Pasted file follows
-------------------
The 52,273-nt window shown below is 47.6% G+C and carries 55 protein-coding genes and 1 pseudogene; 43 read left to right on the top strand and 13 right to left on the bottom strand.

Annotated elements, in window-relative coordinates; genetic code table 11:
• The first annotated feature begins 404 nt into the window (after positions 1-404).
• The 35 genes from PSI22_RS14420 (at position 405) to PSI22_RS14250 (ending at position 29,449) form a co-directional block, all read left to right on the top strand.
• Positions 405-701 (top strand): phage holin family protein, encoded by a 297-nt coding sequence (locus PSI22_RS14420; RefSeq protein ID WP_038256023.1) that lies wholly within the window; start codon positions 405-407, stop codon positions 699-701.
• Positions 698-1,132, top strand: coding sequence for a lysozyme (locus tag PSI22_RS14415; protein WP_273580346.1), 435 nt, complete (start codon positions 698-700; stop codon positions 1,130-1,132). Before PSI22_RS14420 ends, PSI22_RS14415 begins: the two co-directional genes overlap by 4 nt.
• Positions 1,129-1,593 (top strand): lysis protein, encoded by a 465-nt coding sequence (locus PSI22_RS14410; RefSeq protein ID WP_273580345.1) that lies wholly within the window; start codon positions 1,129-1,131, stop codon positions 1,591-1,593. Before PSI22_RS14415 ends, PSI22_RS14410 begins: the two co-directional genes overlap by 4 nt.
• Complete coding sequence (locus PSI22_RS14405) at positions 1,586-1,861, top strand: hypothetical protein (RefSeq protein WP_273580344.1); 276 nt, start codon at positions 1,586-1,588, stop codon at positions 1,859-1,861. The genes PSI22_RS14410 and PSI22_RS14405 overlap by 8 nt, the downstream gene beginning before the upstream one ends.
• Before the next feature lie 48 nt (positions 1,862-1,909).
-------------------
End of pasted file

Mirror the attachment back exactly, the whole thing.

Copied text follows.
The 52,273-nt window shown below is 47.6% G+C and carries 55 protein-coding genes and 1 pseudogene; 43 read left to right on the top strand and 13 right to left on the bottom strand.

Annotated elements, in window-relative coordinates; genetic code table 11:
• The first annotated feature begins 404 nt into the window (after positions 1-404).
• The 35 genes from PSI22_RS14420 (at position 405) to PSI22_RS14250 (ending at position 29,449) form a co-directional block, all read left to right on the top strand.
• Positions 405-701 (top strand): phage holin family protein, encoded by a 297-nt coding sequence (locus PSI22_RS14420; RefSeq protein ID WP_038256023.1) that lies wholly within the window; start codon positions 405-407, stop codon positions 699-701.
• Positions 698-1,132, top strand: coding sequence for a lysozyme (locus tag PSI22_RS14415; protein WP_273580346.1), 435 nt, complete (start codon positions 698-700; stop codon positions 1,130-1,132). Before PSI22_RS14420 ends, PSI22_RS14415 begins: the two co-directional genes overlap by 4 nt.
• Positions 1,129-1,593 (top strand): lysis protein, encoded by a 465-nt coding sequence (locus PSI22_RS14410; RefSeq protein ID WP_273580345.1) that lies wholly within the window; start codon positions 1,129-1,131, stop codon positions 1,591-1,593. Before PSI22_RS14415 ends, PSI22_RS14410 begins: the two co-directional genes overlap by 4 nt.
• Complete coding sequence (locus PSI22_RS14405) at positions 1,586-1,861, top strand: hypothetical protein (RefSeq protein WP_273580344.1); 276 nt, start codon at positions 1,586-1,588, stop codon at positions 1,859-1,861. The genes PSI22_RS14410 and PSI22_RS14405 overlap by 8 nt, the downstream gene beginning before the upstream one ends.
• Before the next feature lie 48 nt (positions 1,862-1,909).